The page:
2. The Yankees are showing a rather disturbing tendency to give these young players a true shot. At the moment, Jesus Montero cannot be much worse defensively than Francisco Cervelli and is obviously a superior offensive player. As has been said several times here and in many other blogs and articles, it is almost a certainty that he could start 4 to 5 times a week right out of the box and if he shows the ability that everyone believes he has, then playing time becomes a moot point. Spell Martin a couple of days a week and DH him a couple of days regardless of how the pitcher. If he comes up after the break, he'll get 200+ ABs and we'll see exactly what they have. And if he washes out, so what? You bring back Cervelli and go with what they have now, which at them moment isn't too shabby. But I'd be shocked if he washed out and I think most people would be as well.

    • Of course I meant a disturbing tendency NOT to give these guys a shot. Hit the button too quickly.

  3. I am in favor of keeping him away from catcher. Nort so much becasue of his skils or lack thereof (I don't really know, I only know what I read), but in the interest of keeping him healthy. Not just gunshy about the Posey thing, but just in general, like Joe Mauer and other big catchers who get hurt.

  4. Meh, he was offered for Cliff Lee and reportedly offered in a semi-serious proposal for Roy Halladay. I don't think that's indicative of much of anything. Even the most bullish of believers in Montero wouldn't have tanked a deal for Halladay in the 2009-10 offseason over him.

  5. There are enough teams that would happily take a young bat like his, even if just to play 1B or DH, that they ought to be able to find a return that does fit their plans.

    While checking out which teams might take a shot at Albert Pujols this winter, I noticed that almost every team either has an established 1B, or a young and very promising one.

    Given Montero’s bat, either the Yankees or some other team should stick him behind the plate just as the Blue Jays should have done with Carlos Delgado. Montero’s offensive contribution will more than make up for below average defense.

  6. As much as I want to see Montero in the show as soon as possible, with the Yankees to boot, you cant disregard defense at catcher, arguably the most important defensive position. Assuming he hits, his offense should offset his defensive woes a little, and a little offense from your backup catcher would be better than what they're getting right now from Cervelli, but I envision about 13 or 14 Burnett curve balls finding their way to the backstop because Montero cant move to block them.

    • Cashman himself said in no uncertain terms that Montero is a better catcher than Cervelli right now. So if Cervelli is good enough for the Yankees to abide him as a backup catcher, it stands to reason Montero is as well, doesn't it?

      • If thats the case, then the Yankees are just scared to bring Montero up and answer the questions that will arise if he struggles early on.

  7. The solution to the problem is obvious and I can't believe people have not mentioned it…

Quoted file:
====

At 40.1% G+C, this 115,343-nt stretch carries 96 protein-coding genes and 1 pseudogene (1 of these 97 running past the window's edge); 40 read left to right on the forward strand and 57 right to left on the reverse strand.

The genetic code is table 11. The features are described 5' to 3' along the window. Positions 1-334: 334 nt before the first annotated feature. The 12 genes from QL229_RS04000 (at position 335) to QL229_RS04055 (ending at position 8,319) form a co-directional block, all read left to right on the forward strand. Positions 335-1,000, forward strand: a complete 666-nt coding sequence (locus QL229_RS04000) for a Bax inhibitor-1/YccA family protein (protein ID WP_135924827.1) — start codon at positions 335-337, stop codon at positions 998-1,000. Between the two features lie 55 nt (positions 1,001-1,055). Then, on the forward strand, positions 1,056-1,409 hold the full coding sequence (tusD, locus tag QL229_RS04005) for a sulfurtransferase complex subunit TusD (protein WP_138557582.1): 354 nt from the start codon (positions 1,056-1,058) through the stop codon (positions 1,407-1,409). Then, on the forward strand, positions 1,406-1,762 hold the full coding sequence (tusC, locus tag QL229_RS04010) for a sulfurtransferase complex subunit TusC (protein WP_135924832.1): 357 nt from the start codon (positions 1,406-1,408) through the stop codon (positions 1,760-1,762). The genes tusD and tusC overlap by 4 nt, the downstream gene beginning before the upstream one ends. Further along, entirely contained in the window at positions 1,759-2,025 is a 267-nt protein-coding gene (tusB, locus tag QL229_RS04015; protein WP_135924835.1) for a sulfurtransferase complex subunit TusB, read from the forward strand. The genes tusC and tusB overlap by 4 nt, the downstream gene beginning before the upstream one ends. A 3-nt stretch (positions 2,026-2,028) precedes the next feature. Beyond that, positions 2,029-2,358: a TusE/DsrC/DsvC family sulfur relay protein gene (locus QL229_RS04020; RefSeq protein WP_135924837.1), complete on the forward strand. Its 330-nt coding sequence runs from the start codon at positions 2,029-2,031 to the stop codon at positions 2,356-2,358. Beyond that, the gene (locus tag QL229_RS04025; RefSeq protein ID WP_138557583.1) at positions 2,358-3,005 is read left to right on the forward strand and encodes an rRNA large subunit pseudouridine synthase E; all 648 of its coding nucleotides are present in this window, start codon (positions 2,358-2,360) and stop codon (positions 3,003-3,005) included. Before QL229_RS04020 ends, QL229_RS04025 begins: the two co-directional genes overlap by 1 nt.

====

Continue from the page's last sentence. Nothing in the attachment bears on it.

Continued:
teach him how to play LF so Girardi has a long term solution on how to platoon Gardner.
    (he can get the rest of his ABs at DH and catcher)

  8. I have a feeling that the Yankees do NOT want to bring him up yet. They may be looking to use him as a trade piece (not speculating on for whom).

    Right now, the sky is the limit for Jesus Montero, as is his trade value. We can only imagine how awesome he'll be. Once he steps up to the plate in a MLB ballpark, its time to prove it.

  9. I may be one of the few here thinking this way but why would you promote someone who was recently benched for lack of hustle? That is like giving a promotion to someone in the real world who is never on time and always misses deadlines. I realize he is still just 21 years old — but he is hitting .291/.337/.410, with five home runs in 234 at-bats. I would hardly call that dominating at his current level. His defense behind the plate remains a huge liability. For me his lack of maturity and his total lack of decent catching skill put him in a place where I personally don't see enough value in him being on the Yankees roster. He still may develop to be a fantastic MLB talent but enough crowing over a prospect who isn't tearing it up in any way at his own level. Maybe just maybe if you could get him to take Jones place on the roster I could potentially agree, but then you need to find him a place to get enough ABs where he can contribute and become tested against MLB pitching.

    A final thought enough with the flawed logic of sitting Gardy for other players. He is one of the top 5 LF in MLB right now why would you sit him for anyone?

    • "enough crowing over a prospect who isn't tearing it up in any way at his own level."

      Montero's career slash line in Triple-A is better than Robinson Cano, Jorge Posada, and Bernie Williams at that level.

      • @BrienJackson I can appreciate the comparison but I still don't think he is ready. Yes I agree Cervelli is awful and Molina is not any better however, if he is "bored" then he should focus on honing his defensive game. While I think his initial signing bonus of 2 million may have been reduced, I would guess the Yankees paid him a reasonable signing bonus. It is time to grow up and meet the expectations that have been set and have made him the crown jewel of the Yankees minor league system. While I was big fans of Cano, Posada and Williams my memory is foggy but Cano matured most quickly in terms of slash line at the MLB level.